SPRINGFIELD, iLL. (AP) – The number of new coronavirus infections reported in Illinois Wednesday fell below 10,000 for the first time in 13 days, but an analysis of data by The Associated Press shows an expeditious spread of the virus during the past 12 weeks.
There were 8,922 newly confirmed cases of COVID-19, the illness caused by the coronavirus, well below the 15,415 record set last Friday, but still significantly higher than at any time during the debut of the virus last spring.
The 140 deaths recorded Wednesday is among the 10 highest daily death tolls since the pandemic hit in February.
The extraordinary spread of the virus during its fall surge is clearly seen in the speed with which the state’s numbers hit milestones Wednesday, with overall cases topping 600,000 and deaths exceeding 11,000.
According to an AP analysis of Illinois Department of Public Health data, the virus infected 300,000 people within the first 212 days. To double that number to the current 606,771 took just 46 days, including eight days to jump from 500,000 to 600,000.
Similarly, the death toll is rising at rates seen in the worst days of spring. It took 51 days to reach 3,000 deaths, just 33 days to reach 6,000, 125 to hit 9,000, and 36 days to reach its 11,014. The latest 1,000 occurred in less than two weeks.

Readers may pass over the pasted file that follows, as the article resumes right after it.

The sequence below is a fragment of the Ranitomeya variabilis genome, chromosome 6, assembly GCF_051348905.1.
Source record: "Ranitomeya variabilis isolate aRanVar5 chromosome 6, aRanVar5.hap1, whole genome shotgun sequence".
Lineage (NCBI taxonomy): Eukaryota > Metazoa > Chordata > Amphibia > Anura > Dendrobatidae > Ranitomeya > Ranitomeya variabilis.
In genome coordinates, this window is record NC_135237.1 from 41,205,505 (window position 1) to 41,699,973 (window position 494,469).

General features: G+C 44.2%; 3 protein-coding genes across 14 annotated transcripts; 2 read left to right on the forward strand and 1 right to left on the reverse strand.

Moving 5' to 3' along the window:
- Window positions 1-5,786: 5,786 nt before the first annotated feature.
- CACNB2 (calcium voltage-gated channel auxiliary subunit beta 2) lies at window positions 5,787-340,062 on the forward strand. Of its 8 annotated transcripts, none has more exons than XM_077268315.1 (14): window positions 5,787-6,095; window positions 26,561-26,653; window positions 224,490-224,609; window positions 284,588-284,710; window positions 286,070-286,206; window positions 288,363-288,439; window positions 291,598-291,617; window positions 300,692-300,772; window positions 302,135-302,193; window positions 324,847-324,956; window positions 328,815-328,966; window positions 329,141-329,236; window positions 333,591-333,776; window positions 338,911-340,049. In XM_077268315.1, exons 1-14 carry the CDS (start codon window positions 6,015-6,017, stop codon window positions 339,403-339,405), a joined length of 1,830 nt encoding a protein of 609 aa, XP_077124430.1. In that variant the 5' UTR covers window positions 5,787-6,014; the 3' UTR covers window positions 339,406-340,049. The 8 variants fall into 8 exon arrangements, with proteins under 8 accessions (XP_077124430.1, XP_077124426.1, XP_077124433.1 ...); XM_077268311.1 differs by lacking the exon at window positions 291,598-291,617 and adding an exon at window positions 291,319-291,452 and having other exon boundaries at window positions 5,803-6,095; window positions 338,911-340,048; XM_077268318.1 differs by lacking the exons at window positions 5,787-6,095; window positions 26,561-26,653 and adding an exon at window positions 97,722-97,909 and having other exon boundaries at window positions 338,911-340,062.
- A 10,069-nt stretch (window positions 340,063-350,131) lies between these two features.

The enormity of the ongoing problem prompted Gov. J.B. Pritzker to put tighter restrictions on social interaction Tuesday. The so-called Tier 3 resurgence mitigations require retail stores to lower customer capacity to 25% from the current 50%, though grocery stores will be excluded and can operate at 50% capacity. Gyms will also be capped at 25% and indoor classes will no longer be allowed.
Illinois, which has operated under some sort of restrictions even during the summer when caseloads dropped, joined much of the rest of the nation in near “lockdown” status to prevent spread of the virus. Pritzker, who has been heavily criticized for the restrictions, particularly this fall when indoor dining and bar service was again restricted, warned that if the latest round of rules doesn’t cut down on transmission of the virus, the state may be in for another stay-at-home order, with which it was forced to abide for six weeks last spring.
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